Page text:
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Old October 13th, 2007, 11:54 PM   #1
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Monitor matching TV?

Not sure where this belongs but here it goes.

I have several computers for video editing, most dual quad core setups with dual video cards running two lcd monitors and one 42 1080p lcd tv. When you calibrate the monitors they look great ( and accurate as to print icc profile standards), when you view video on it it looks (in comparison to the 42inch tv and all others I try it on) flat, colorless, contrastless and overall dull, then it goes on the tv and looks amazing! bright, vivid, warm, contrasty, it has a glow (this particular footage is a beach swimsuit scene so its golden sunset hour and a tan glowing model) Really perfect, to simulate that I made a set of adjustments to make the video look the same on a computer monitor, is that what I would need to do? is that the only way? Why? I cannot believe that everyone on a tv will see a great result but everyone viewing on a monitor (same file from dvd, cd web or other) will see flat dull blah video. And to make matters worse if I view the video with effects for the computer screen on a tv it is way blown out, over contrasty, too warm and glowy.

Is'nt there a way to make the video match what a tv screen should be seeing by default? or is this just the way it is? and should I calibrate one of the computer screens to match a tv since I do a lot of the editing looking at the monitor in front of me rather than looking up at the tv, and edit for color on that, or not bother and just adjust for color on the tv and redo an effects package for the computer? Should I put a disclaimer on it saying it looks better and is intended to be viewed on either one or the other so I can make two and not worry that one will look flat and blah or worse yet it will look over blown and way too contrasty?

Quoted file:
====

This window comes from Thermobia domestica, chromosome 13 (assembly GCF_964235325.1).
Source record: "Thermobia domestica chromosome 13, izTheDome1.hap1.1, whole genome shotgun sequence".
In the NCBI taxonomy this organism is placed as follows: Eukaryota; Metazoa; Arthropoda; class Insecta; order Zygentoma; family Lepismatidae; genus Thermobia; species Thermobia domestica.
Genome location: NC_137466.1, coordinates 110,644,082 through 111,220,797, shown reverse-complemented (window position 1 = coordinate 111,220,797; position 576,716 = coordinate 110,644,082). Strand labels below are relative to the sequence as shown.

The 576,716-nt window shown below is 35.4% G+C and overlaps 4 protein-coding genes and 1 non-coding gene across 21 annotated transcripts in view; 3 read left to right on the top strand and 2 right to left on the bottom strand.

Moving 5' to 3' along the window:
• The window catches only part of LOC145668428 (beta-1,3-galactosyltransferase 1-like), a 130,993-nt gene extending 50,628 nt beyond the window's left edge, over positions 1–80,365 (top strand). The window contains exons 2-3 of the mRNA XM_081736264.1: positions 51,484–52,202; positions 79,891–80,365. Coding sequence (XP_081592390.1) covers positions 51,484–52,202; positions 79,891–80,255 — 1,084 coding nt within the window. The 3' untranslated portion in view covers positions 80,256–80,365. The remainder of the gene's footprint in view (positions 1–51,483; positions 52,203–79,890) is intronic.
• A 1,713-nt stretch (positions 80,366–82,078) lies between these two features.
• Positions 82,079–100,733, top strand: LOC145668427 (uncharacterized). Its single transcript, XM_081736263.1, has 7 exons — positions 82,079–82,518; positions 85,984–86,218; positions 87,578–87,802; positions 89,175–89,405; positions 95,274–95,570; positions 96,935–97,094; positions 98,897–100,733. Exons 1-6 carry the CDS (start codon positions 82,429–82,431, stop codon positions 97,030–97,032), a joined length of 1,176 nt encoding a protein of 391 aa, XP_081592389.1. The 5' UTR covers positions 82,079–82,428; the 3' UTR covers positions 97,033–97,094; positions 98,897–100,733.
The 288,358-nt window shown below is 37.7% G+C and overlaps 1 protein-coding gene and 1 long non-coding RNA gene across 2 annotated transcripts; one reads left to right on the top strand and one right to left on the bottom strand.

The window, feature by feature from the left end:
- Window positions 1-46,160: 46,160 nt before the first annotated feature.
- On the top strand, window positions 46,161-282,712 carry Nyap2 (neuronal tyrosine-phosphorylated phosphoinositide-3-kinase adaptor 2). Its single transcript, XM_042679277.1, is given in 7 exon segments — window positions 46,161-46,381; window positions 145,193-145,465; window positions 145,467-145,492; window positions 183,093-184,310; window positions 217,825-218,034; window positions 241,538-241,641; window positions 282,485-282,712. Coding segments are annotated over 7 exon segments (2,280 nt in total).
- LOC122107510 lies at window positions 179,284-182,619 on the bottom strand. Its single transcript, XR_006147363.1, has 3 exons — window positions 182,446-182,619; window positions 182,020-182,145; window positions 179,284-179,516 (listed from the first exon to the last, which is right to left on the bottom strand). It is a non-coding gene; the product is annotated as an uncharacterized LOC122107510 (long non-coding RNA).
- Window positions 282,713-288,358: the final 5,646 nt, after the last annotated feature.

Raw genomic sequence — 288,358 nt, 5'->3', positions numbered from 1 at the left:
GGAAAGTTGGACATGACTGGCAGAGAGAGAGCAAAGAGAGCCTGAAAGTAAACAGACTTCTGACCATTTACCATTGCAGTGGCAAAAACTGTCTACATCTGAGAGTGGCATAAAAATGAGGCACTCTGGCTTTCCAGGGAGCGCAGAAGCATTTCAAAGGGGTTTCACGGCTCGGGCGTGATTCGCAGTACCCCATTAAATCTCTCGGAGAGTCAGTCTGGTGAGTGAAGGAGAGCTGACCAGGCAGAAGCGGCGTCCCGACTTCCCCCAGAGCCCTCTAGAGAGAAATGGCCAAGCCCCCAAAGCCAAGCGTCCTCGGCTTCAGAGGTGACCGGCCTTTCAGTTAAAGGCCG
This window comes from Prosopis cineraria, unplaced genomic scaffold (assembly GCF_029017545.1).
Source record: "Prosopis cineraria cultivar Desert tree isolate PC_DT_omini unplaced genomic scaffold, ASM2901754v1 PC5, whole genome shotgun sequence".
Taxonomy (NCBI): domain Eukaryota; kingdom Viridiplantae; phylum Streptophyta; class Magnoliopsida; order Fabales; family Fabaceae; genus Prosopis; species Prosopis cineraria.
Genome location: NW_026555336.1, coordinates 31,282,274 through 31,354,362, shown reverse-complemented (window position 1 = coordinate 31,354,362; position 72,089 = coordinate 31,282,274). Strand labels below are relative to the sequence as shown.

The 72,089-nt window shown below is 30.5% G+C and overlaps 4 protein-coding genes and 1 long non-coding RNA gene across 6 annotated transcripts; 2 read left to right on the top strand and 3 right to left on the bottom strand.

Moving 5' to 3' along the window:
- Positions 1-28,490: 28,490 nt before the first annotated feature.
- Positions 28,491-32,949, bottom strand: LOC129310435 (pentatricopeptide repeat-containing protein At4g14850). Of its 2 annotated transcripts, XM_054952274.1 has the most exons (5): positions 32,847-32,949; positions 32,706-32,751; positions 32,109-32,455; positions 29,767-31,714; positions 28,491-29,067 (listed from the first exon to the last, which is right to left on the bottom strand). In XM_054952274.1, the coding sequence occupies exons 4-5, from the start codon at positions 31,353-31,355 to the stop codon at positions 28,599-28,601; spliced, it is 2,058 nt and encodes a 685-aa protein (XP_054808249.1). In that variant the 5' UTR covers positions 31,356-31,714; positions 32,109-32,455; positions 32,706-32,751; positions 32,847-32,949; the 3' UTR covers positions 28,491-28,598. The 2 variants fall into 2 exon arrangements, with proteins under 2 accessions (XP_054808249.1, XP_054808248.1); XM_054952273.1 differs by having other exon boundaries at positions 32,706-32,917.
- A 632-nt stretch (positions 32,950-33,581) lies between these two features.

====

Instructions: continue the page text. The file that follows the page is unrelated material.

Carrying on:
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Old October 14th, 2007, 01:26 AM   #2
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Whoa Stephen.............

OK, look, a computer monitor (bog standard, same as every other Joe Public buys) has to be really good at just a couple of things - reading the mail (basically black & white), surfing the net (B&W), doing the household accounts (er, B&W) etc etc etc.

They are not designed to be calibrated (in most instances) to do full colour calibrated digital video/ photography service, NOR to look like common or garden telly's.

There is the problem in a nut shell. Accept that (unless you have a budget like NASA) and you can't go far wrong.

Use your JP (Joe Public) monitor screen to do all the donkey work, fire it out to a "real" telly to see what it's going to look like on a "real world" telly.

Like it or not, the rest of the world is watching telly on bog standard, over coloured, over everything telly's. If that's where your O/P is going, you need to edit it for same. You could use a "real" telly to do all the work, but if you're doing still stuff, even that won't work.

If you're editing for PC, well, you have to use a computer monitor as that's what people use on PC's.

Bit of "a rock and hard place" I know, but that's just the way it is.


CS
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Old October 14th, 2007, 01:43 AM   #3
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The easiest route is to get a broadcast monitor if you are outputting for televisions. For SD work, a new (or lightly used) broadcast CRT would be a good choice. (Though the quality of the monitor tends to correlate with price.)

Going with a broadcast monitor solves a bunch of issues:
a- The colors will look right.